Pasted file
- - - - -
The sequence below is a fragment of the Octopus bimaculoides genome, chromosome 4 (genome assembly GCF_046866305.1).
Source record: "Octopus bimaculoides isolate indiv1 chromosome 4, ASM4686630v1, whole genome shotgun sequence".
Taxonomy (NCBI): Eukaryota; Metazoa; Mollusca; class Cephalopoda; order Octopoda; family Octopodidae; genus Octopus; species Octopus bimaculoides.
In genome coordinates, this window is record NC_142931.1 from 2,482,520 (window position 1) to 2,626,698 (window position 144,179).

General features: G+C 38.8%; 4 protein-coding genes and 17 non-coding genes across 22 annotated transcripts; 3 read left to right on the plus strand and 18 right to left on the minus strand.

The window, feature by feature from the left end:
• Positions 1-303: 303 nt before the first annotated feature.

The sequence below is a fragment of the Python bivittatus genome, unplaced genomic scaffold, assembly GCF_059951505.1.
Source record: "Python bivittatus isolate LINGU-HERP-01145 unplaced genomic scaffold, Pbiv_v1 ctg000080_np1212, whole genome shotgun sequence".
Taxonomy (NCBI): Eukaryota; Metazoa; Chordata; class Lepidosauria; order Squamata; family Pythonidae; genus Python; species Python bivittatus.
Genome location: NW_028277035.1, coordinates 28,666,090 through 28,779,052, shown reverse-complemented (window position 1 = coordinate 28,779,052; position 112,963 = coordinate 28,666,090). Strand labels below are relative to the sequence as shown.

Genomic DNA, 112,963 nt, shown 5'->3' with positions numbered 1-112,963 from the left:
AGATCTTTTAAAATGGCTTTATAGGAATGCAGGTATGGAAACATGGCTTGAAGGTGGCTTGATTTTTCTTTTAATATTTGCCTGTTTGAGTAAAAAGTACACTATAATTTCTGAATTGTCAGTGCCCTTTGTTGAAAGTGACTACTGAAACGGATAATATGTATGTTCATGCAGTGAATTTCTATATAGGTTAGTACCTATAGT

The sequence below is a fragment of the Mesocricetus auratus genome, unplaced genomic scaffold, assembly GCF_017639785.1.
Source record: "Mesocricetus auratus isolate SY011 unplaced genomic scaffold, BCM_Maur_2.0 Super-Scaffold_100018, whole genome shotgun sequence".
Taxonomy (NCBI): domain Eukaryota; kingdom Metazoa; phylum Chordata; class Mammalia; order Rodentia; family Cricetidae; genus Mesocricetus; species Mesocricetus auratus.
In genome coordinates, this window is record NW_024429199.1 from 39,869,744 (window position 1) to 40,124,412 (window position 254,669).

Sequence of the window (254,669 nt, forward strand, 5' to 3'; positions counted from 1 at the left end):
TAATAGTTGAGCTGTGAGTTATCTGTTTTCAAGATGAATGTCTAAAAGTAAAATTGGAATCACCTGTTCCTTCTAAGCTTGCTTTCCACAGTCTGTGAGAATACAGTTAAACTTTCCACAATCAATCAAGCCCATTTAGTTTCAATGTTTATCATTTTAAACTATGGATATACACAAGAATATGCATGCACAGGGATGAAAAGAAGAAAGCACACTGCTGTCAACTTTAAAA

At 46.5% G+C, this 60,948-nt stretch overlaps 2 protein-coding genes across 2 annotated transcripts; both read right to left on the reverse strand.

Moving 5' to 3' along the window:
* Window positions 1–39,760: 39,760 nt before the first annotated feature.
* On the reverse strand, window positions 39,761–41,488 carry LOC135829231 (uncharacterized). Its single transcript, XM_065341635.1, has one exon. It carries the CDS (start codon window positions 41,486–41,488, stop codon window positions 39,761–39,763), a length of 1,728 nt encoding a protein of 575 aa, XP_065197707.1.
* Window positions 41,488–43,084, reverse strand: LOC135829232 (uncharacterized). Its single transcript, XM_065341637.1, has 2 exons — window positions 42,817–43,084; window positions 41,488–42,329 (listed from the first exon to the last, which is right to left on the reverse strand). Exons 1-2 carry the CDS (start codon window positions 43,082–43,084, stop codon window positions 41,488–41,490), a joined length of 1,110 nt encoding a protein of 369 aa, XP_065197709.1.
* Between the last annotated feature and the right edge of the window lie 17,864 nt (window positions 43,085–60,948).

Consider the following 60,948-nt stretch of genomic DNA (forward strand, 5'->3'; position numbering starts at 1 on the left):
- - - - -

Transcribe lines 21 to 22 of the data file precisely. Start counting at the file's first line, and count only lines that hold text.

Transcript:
Moving 5' to 3' along the window:
* Window positions 1–39,760: 39,760 nt before the first annotated feature.